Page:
The main worship chamber is almost empty at this time of day, with a single woman leaning over the altar facing away from us and a handful of people standing around the back of the room. As we come closer, the woman at the altar straightens up and turns around. “Good afternoon,” she begins, then pauses. “I don’t believe we’ve met; I’m Curator Sandu. Are you travelers?”

Asteron steps forward. “We’re from the Silver Mountains, visiting Sedra for the day. My name is Asteron Cadol.”

“And I’m Miranda Tara,” I finish.

Sandu looks me up and down. “Tara? It’s not often we see followers of Adtarr. What brings you to our Temple?”

“I’m here to pay my respects to Thraman.”

“Well!” she beams. “You’ve missed this morning’s liturgy, but anyone paying respects is always welcome to do so!”

Without really thinking about what I’m doing, I place the seeds I bought earlier on the altar as an offering. If Thraman is the entire world, I hope He appreciates growing a few more flowers on His back. I step back and kneel, facing down towards the ground, and murmur my quiet thanks for His existence and generosity towards us living on Him.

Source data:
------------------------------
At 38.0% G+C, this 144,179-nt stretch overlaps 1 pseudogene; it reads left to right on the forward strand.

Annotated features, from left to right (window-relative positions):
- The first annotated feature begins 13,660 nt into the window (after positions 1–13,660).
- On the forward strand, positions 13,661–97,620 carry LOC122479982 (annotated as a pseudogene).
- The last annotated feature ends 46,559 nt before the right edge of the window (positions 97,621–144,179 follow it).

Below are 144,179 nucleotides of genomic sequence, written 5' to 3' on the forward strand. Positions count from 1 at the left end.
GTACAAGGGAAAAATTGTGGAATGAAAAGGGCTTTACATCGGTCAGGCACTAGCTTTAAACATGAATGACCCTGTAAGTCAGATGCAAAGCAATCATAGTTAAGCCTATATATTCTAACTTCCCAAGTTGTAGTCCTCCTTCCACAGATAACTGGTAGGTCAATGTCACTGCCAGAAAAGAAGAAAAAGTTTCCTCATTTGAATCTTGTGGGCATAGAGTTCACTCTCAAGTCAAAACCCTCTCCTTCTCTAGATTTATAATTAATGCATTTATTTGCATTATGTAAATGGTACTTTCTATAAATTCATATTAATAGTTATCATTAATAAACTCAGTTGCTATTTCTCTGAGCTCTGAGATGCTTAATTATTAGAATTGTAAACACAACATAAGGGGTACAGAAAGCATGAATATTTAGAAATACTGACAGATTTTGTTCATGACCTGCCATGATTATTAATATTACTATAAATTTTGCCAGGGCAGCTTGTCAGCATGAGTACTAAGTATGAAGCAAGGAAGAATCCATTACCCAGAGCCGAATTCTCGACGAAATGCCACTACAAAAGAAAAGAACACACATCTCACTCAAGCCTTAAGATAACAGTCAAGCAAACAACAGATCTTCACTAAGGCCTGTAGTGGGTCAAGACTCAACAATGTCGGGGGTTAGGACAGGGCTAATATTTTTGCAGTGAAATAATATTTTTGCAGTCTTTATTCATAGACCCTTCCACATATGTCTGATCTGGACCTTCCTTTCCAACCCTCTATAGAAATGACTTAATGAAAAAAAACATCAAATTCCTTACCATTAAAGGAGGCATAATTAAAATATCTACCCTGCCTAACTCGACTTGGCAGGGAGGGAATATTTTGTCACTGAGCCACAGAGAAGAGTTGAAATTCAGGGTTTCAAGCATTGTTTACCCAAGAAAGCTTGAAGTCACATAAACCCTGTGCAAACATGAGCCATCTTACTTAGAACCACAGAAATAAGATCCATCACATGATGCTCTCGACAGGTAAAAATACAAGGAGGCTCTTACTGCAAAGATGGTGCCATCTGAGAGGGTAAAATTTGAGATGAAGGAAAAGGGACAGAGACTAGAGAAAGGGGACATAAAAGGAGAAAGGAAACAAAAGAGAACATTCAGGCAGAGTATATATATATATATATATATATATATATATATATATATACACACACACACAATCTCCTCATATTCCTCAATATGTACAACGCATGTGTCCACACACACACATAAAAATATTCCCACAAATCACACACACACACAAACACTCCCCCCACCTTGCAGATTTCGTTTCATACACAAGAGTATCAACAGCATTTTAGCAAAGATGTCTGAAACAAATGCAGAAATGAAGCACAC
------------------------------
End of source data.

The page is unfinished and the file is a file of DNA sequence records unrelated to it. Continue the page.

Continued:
When I rise back to my feet, Sandu is watching me with a blend of surprise and admiration. “That was quite genuine, and unexpected from an Adtarran,” she says.

“Thank you, ma’am. And thank you for your welcome.”

“You’re welcome back here any time,” she replies, and nods to Asteron to add, “As are you, Mr. Cadol.”

Asteron bows a respectful farewell. Then, with my prayer and thanks made, we turn to leave.

Exiting the Temple, I pause on the doorstep. “Hey, Asteron? Could you do me a favor and not tell Stelan about that?”

“Are you sure? If I got a camera and you did it again, I could take a picture that would double his blood pressure!” he laughs.

After the Temple, we walk around the city a bit more until we find a tea shop that we decide to visit. We each order a drink, then search for an unoccupied table. With my gift, it takes almost no time at all for us to find ourselves sitting at an out-of-the-way table with cups of steaming tea. We once again sit in silence waiting for our drinks to cool, until Asteron speaks up.

“What’s on your mind?” he asks.

“Nothing,” I say. Evidently too quickly, because he chuckles.